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President Details Plan to Cut Dependence on Foreign Oil

President George W. Bush rolled out Monday plans to slash US reliance on oil supplied from unstable regions and so boost the energy-hungry country's defenses against extremist attack.

The directive to cut gasoline usage by 20 percent in the next 10 years will make the United States "more secure for generations to come," help economic growth and safeguard the environment, Bush said.

The so-called "20 in 10" plan was first laid out in Bush's State of the Union speech in January, seeking to slash US oil imports from the restive Middle East and make US energy supply less vulnerable to terrorism.

The president Monday presented legislative proposals for Congress and ordered regulatory action from his cabinet members in charge of transportation, energy, agriculture and the Environmental Protection Agency (EPA) by end-2008.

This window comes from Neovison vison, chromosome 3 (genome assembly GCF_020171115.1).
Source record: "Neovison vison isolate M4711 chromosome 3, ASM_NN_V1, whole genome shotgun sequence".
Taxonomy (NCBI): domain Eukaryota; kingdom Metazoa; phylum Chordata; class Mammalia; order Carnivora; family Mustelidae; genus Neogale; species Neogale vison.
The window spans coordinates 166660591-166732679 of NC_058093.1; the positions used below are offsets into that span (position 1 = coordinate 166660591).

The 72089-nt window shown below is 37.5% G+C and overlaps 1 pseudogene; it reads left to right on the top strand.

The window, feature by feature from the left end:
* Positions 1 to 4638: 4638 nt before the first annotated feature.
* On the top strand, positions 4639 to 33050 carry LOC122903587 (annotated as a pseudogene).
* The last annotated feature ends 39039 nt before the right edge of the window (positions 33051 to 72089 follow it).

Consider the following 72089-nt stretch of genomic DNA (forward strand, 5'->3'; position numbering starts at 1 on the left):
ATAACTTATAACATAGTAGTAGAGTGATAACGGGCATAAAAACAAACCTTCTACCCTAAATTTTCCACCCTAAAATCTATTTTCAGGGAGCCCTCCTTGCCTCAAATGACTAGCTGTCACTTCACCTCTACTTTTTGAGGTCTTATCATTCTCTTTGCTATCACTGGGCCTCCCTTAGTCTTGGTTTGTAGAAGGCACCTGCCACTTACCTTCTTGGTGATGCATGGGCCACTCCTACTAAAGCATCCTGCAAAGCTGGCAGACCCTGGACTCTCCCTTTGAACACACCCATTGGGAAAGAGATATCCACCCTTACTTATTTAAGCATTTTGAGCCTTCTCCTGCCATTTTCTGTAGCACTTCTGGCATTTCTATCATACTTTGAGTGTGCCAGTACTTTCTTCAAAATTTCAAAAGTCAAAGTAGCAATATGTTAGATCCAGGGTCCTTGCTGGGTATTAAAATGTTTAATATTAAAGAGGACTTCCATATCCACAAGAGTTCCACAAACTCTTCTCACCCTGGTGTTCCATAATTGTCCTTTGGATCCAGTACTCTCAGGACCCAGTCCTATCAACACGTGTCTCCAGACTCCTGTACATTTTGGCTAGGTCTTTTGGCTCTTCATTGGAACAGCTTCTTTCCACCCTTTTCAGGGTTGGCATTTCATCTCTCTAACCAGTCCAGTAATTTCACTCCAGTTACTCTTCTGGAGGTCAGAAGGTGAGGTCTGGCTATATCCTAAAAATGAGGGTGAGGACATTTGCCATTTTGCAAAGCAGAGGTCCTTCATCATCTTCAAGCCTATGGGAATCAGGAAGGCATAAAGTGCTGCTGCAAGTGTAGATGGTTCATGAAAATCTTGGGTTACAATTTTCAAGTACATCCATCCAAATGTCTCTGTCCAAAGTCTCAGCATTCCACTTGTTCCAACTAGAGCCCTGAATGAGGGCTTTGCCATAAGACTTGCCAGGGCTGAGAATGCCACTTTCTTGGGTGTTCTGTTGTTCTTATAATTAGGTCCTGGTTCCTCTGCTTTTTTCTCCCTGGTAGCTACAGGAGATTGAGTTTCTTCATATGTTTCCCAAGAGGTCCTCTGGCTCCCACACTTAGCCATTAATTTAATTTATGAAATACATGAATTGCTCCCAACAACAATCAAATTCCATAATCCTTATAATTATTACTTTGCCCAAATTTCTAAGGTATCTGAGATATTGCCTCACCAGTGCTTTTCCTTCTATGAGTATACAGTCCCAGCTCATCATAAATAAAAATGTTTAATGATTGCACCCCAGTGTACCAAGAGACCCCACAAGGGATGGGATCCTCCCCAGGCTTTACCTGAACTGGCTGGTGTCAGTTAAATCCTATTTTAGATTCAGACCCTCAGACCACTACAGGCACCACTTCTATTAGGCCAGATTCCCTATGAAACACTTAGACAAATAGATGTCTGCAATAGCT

"Our dependence on oil creates a risk for our economy because a supply disruption anywhere in the world could drive up American gas (gasoline) prices to even more painful levels,"
he said in the White House Rose Garden.

"Our dependence on oil creates a threat to America's national security because it leaves us more vulnerable to hostile regimes and to terrorists who could attack oil infrastructure.

"For all these reasons, America has a clear national interest in reducing our dependence on oil."


Bush urged Congress to pass legislation setting fuel economy standards that would result in quintupling the current consumption of renewable and alternative fuels to 35 billion gallons (133 billion liters) by 2017.

The aim is to reduce the reliance on gasoline and slash US oil imports from the Middle East by three-quarters, with a view to boosting the security of the world's top energy-consuming nation.

"The (administrative) steps I announced today are not a substitute for effective legislation,"
the president said, appealing to the Democratic-led Congress to adopt his new energy initiative.

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